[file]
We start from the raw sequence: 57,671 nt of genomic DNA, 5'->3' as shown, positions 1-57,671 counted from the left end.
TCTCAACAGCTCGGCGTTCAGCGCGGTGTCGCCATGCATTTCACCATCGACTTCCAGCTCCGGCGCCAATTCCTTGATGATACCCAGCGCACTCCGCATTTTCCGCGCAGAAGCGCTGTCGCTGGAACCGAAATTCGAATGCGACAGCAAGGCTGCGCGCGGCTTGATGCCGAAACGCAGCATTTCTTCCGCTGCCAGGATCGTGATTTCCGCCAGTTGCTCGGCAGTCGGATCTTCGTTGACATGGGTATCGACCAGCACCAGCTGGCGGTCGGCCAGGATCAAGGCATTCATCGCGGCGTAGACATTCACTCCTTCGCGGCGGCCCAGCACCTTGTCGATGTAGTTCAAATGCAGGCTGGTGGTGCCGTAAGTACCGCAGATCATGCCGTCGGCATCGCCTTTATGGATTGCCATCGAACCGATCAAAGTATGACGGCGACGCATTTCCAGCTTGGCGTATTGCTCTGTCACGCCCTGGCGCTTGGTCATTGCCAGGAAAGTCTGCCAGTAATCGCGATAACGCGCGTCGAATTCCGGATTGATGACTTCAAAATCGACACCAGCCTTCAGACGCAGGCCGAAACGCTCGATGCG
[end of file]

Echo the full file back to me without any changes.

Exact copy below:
We start from the raw sequence: 57,671 nt of genomic DNA, 5'->3' as shown, positions 1-57,671 counted from the left end.
TCTCAACAGCTCGGCGTTCAGCGCGGTGTCGCCATGCATTTCACCATCGACTTCCAGCTCCGGCGCCAATTCCTTGATGATACCCAGCGCACTCCGCATTTTCCGCGCAGAAGCGCTGTCGCTGGAACCGAAATTCGAATGCGACAGCAAGGCTGCGCGCGGCTTGATGCCGAAACGCAGCATTTCTTCCGCTGCCAGGATCGTGATTTCCGCCAGTTGCTCGGCAGTCGGATCTTCGTTGACATGGGTATCGACCAGCACCAGCTGGCGGTCGGCCAGGATCAAGGCATTCATCGCGGCGTAGACATTCACTCCTTCGCGGCGGCCCAGCACCTTGTCGATGTAGTTCAAATGCAGGCTGGTGGTGCCGTAAGTACCGCAGATCATGCCGTCGGCATCGCCTTTATGGATTGCCATCGAACCGATCAAAGTATGACGGCGACGCATTTCCAGCTTGGCGTATTGCTCTGTCACGCCCTGGCGCTTGGTCATTGCCAGGAAAGTCTGCCAGTAATCGCGATAACGCGCGTCGAATTCCGGATTGATGACTTCAAAATCGACACCAGCCTTCAGACGCAGGCCGAAACGCTCGATGCG